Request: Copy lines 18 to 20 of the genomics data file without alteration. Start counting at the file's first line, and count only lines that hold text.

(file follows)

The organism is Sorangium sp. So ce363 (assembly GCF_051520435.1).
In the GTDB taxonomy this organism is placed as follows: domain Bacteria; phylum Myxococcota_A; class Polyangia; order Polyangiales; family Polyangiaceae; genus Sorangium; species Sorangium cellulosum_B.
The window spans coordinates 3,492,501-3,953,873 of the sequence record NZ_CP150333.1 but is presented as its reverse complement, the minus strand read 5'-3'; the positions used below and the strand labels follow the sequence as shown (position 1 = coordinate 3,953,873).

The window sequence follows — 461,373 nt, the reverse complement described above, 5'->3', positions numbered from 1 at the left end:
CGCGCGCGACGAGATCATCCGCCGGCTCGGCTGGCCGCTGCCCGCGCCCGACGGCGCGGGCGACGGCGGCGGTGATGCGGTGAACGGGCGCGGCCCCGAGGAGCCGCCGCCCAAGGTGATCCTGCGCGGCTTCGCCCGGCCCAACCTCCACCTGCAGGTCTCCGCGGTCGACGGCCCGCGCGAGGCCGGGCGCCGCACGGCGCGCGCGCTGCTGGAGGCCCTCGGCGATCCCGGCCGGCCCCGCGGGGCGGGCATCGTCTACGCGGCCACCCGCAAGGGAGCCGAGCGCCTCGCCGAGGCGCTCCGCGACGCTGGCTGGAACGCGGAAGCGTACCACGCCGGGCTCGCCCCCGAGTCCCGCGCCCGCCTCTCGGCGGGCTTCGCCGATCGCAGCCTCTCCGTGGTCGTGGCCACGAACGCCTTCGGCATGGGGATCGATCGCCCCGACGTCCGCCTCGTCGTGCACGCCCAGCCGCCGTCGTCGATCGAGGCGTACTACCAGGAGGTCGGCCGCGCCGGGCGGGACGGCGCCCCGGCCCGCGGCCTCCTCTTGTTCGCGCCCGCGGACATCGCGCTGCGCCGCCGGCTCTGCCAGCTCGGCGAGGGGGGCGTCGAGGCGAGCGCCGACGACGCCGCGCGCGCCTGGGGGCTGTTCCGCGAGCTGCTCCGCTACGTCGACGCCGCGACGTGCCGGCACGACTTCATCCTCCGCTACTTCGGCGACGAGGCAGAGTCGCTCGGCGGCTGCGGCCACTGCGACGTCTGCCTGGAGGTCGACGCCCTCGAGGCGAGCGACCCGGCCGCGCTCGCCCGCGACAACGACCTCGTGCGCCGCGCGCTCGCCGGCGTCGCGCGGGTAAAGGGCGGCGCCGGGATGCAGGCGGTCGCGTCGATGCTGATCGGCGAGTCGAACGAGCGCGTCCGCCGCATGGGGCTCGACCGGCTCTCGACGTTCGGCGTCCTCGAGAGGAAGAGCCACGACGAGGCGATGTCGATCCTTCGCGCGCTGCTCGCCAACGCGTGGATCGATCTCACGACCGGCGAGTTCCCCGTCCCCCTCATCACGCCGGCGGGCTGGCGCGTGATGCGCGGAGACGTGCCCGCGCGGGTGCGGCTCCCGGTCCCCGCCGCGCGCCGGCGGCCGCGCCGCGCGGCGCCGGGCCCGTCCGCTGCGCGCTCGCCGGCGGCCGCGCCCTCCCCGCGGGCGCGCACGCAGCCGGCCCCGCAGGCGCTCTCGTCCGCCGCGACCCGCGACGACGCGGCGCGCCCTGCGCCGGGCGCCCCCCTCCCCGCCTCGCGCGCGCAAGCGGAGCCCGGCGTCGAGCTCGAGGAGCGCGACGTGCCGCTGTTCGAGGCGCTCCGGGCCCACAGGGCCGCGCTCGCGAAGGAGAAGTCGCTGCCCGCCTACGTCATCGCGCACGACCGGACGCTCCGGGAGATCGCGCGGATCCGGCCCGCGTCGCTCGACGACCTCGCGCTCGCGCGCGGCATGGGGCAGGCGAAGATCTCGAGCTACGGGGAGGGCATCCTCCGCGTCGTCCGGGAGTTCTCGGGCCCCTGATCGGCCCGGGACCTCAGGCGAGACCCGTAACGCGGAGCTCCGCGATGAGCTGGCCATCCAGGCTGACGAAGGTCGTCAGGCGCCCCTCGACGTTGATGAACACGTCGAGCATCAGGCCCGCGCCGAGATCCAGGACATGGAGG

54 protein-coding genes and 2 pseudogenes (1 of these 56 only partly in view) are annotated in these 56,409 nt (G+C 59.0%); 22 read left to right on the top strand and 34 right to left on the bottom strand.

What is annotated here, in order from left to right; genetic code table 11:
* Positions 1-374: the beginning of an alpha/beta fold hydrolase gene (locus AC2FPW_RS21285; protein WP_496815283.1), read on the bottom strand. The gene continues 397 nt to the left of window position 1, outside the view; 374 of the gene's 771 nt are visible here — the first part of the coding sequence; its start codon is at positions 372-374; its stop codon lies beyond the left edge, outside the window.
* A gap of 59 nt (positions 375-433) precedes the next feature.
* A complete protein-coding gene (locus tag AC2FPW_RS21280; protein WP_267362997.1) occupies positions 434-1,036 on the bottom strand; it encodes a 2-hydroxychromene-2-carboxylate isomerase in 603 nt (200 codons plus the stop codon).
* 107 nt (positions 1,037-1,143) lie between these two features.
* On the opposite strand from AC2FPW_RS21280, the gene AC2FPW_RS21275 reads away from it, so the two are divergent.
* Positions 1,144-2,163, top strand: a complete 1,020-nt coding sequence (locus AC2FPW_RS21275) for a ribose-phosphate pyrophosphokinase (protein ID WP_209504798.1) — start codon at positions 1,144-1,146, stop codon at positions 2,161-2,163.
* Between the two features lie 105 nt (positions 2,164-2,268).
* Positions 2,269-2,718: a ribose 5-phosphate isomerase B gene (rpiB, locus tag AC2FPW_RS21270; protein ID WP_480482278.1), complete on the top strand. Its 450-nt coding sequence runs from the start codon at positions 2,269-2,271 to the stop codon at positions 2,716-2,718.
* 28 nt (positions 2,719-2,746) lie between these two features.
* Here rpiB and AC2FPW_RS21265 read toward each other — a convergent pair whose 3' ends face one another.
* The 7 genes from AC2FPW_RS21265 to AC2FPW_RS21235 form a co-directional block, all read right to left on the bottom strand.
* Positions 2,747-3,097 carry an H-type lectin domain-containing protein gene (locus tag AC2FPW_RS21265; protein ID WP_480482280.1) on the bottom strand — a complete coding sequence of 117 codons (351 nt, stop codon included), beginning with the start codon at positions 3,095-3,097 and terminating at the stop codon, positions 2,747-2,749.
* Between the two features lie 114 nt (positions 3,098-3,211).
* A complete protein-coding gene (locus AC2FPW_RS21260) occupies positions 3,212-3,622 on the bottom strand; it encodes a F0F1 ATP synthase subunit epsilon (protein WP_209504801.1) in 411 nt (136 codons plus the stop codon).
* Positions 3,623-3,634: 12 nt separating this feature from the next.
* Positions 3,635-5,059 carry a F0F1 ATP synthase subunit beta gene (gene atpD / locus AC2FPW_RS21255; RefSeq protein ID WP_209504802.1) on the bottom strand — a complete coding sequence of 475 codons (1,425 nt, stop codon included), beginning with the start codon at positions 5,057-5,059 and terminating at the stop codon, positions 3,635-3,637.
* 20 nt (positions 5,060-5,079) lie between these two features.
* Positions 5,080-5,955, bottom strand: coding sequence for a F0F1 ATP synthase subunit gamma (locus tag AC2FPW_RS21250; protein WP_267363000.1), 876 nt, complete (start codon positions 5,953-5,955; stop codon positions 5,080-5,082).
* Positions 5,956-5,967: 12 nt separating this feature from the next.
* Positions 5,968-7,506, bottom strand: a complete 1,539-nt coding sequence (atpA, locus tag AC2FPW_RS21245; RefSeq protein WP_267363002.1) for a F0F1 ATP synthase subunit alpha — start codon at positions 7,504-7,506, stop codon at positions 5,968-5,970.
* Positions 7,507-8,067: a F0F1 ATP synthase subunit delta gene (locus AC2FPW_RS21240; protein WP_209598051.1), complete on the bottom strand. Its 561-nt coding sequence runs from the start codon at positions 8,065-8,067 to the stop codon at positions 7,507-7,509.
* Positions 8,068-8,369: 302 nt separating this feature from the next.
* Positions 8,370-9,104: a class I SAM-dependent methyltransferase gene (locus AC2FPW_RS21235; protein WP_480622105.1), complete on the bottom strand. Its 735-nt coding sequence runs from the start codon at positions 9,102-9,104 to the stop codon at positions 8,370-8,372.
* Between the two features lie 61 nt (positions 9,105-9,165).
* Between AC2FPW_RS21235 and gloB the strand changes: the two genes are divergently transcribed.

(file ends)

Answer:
* The 7 genes from AC2FPW_RS21265 to AC2FPW_RS21235 form a co-directional block, all read right to left on the bottom strand.
* Positions 2,747-3,097 carry an H-type lectin domain-containing protein gene (locus tag AC2FPW_RS21265; protein ID WP_480482280.1) on the bottom strand — a complete coding sequence of 117 codons (351 nt, stop codon included), beginning with the start codon at positions 3,095-3,097 and terminating at the stop codon, positions 2,747-2,749.
* Between the two features lie 114 nt (positions 3,098-3,211).